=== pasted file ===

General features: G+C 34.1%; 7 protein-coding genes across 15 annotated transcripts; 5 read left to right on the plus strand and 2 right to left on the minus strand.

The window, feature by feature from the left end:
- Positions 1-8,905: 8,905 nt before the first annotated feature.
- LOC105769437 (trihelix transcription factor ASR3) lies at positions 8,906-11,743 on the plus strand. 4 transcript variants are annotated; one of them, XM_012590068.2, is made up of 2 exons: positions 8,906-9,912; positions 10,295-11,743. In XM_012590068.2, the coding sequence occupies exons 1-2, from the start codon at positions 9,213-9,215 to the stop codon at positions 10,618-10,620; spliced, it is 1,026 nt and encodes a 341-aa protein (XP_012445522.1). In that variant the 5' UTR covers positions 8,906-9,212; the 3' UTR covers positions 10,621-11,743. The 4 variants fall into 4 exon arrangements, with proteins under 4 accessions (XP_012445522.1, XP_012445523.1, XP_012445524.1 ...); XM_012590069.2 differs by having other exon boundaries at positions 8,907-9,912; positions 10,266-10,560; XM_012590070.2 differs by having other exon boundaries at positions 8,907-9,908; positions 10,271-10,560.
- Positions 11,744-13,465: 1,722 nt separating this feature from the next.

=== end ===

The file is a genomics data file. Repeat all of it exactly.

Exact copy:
General features: G+C 34.1%; 7 protein-coding genes across 15 annotated transcripts; 5 read left to right on the plus strand and 2 right to left on the minus strand.

The window, feature by feature from the left end:
- Positions 1-8,905: 8,905 nt before the first annotated feature.
- LOC105769437 (trihelix transcription factor ASR3) lies at positions 8,906-11,743 on the plus strand. 4 transcript variants are annotated; one of them, XM_012590068.2, is made up of 2 exons: positions 8,906-9,912; positions 10,295-11,743. In XM_012590068.2, the coding sequence occupies exons 1-2, from the start codon at positions 9,213-9,215 to the stop codon at positions 10,618-10,620; spliced, it is 1,026 nt and encodes a 341-aa protein (XP_012445522.1). In that variant the 5' UTR covers positions 8,906-9,212; the 3' UTR covers positions 10,621-11,743. The 4 variants fall into 4 exon arrangements, with proteins under 4 accessions (XP_012445522.1, XP_012445523.1, XP_012445524.1 ...); XM_012590069.2 differs by having other exon boundaries at positions 8,907-9,912; positions 10,266-10,560; XM_012590070.2 differs by having other exon boundaries at positions 8,907-9,908; positions 10,271-10,560.
- Positions 11,744-13,465: 1,722 nt separating this feature from the next.